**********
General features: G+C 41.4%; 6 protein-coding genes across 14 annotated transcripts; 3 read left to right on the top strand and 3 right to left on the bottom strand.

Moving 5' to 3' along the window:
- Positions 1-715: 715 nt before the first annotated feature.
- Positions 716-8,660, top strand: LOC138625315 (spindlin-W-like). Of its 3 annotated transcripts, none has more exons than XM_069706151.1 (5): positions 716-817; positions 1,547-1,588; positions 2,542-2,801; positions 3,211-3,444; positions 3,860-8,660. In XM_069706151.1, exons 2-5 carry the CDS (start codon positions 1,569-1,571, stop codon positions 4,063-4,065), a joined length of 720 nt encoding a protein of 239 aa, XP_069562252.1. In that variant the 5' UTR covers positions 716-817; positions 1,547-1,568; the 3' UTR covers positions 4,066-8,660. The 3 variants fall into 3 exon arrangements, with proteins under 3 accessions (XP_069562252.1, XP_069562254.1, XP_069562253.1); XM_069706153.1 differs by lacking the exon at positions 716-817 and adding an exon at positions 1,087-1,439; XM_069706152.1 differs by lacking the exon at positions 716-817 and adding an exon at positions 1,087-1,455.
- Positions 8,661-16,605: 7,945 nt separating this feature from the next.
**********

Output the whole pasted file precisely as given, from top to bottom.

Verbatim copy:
General features: G+C 41.4%; 6 protein-coding genes across 14 annotated transcripts; 3 read left to right on the top strand and 3 right to left on the bottom strand.

Moving 5' to 3' along the window:
- Positions 1-715: 715 nt before the first annotated feature.
- Positions 716-8,660, top strand: LOC138625315 (spindlin-W-like). Of its 3 annotated transcripts, none has more exons than XM_069706151.1 (5): positions 716-817; positions 1,547-1,588; positions 2,542-2,801; positions 3,211-3,444; positions 3,860-8,660. In XM_069706151.1, exons 2-5 carry the CDS (start codon positions 1,569-1,571, stop codon positions 4,063-4,065), a joined length of 720 nt encoding a protein of 239 aa, XP_069562252.1. In that variant the 5' UTR covers positions 716-817; positions 1,547-1,568; the 3' UTR covers positions 4,066-8,660. The 3 variants fall into 3 exon arrangements, with proteins under 3 accessions (XP_069562252.1, XP_069562254.1, XP_069562253.1); XM_069706153.1 differs by lacking the exon at positions 716-817 and adding an exon at positions 1,087-1,439; XM_069706152.1 differs by lacking the exon at positions 716-817 and adding an exon at positions 1,087-1,455.
- Positions 8,661-16,605: 7,945 nt separating this feature from the next.